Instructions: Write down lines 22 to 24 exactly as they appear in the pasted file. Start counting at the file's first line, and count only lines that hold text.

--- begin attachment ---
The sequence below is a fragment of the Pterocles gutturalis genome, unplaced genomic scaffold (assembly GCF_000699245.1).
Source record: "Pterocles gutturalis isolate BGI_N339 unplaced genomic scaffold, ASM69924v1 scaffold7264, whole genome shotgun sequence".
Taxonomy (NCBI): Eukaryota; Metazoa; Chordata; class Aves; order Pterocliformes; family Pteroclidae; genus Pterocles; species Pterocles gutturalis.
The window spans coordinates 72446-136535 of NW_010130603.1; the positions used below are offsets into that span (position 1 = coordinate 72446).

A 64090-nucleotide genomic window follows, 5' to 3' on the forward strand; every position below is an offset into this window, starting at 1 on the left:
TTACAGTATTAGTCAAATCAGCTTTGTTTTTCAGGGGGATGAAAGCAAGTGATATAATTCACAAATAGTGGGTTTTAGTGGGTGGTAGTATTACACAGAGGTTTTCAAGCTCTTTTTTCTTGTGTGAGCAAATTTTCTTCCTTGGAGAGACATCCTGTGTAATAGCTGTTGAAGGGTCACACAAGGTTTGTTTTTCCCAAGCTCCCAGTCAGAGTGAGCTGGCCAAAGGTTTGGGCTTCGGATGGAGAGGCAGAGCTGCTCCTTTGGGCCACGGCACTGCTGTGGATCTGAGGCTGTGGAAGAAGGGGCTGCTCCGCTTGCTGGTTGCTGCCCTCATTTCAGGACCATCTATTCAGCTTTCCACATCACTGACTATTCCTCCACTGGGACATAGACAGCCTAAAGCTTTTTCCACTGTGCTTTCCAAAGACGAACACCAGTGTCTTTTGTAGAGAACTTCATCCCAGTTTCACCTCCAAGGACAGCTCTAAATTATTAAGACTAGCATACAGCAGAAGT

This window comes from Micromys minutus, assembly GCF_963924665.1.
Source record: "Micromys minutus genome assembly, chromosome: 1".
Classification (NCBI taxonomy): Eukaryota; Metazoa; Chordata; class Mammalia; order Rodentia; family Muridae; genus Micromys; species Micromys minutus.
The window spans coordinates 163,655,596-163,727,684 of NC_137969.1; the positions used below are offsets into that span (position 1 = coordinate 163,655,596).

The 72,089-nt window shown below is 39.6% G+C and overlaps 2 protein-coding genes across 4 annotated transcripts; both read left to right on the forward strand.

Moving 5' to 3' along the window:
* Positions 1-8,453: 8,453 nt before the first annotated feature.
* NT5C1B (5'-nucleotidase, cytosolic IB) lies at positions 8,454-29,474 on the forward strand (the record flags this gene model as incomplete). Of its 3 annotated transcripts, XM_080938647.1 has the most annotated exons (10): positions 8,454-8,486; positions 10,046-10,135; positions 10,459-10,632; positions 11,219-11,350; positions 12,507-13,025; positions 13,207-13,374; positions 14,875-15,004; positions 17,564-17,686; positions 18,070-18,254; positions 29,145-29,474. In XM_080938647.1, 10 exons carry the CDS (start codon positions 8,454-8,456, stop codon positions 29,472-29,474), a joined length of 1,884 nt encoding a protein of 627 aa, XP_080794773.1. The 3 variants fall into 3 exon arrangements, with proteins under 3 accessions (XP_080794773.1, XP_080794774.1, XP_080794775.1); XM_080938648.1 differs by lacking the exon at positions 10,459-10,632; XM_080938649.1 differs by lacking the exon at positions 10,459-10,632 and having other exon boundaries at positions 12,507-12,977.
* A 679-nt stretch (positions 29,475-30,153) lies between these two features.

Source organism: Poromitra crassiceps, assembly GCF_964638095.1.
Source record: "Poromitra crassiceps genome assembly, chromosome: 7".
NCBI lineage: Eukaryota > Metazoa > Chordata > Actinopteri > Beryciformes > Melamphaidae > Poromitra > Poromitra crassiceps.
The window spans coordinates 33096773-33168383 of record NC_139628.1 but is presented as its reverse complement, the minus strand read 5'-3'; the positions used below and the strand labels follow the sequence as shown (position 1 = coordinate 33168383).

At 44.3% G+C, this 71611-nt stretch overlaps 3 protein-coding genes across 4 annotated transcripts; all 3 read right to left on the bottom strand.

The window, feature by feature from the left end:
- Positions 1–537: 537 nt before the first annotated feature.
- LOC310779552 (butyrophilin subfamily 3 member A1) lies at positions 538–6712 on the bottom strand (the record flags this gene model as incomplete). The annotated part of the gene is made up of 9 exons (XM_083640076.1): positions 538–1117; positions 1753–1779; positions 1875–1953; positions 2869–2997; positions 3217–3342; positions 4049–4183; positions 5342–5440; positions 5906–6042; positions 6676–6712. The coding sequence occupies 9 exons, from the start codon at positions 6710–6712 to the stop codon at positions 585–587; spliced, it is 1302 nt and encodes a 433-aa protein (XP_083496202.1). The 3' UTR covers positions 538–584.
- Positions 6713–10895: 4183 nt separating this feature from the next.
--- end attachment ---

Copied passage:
- Positions 1–537: 537 nt before the first annotated feature.
- LOC310779552 (butyrophilin subfamily 3 member A1) lies at positions 538–6712 on the bottom strand (the record flags this gene model as incomplete). The annotated part of the gene is made up of 9 exons (XM_083640076.1): positions 538–1117; positions 1753–1779; positions 1875–1953; positions 2869–2997; positions 3217–3342; positions 4049–4183; positions 5342–5440; positions 5906–6042; positions 6676–6712. The coding sequence occupies 9 exons, from the start codon at positions 6710–6712 to the stop codon at positions 585–587; spliced, it is 1302 nt and encodes a 433-aa protein (XP_083496202.1). The 3' UTR covers positions 538–584.
- Positions 6713–10895: 4183 nt separating this feature from the next.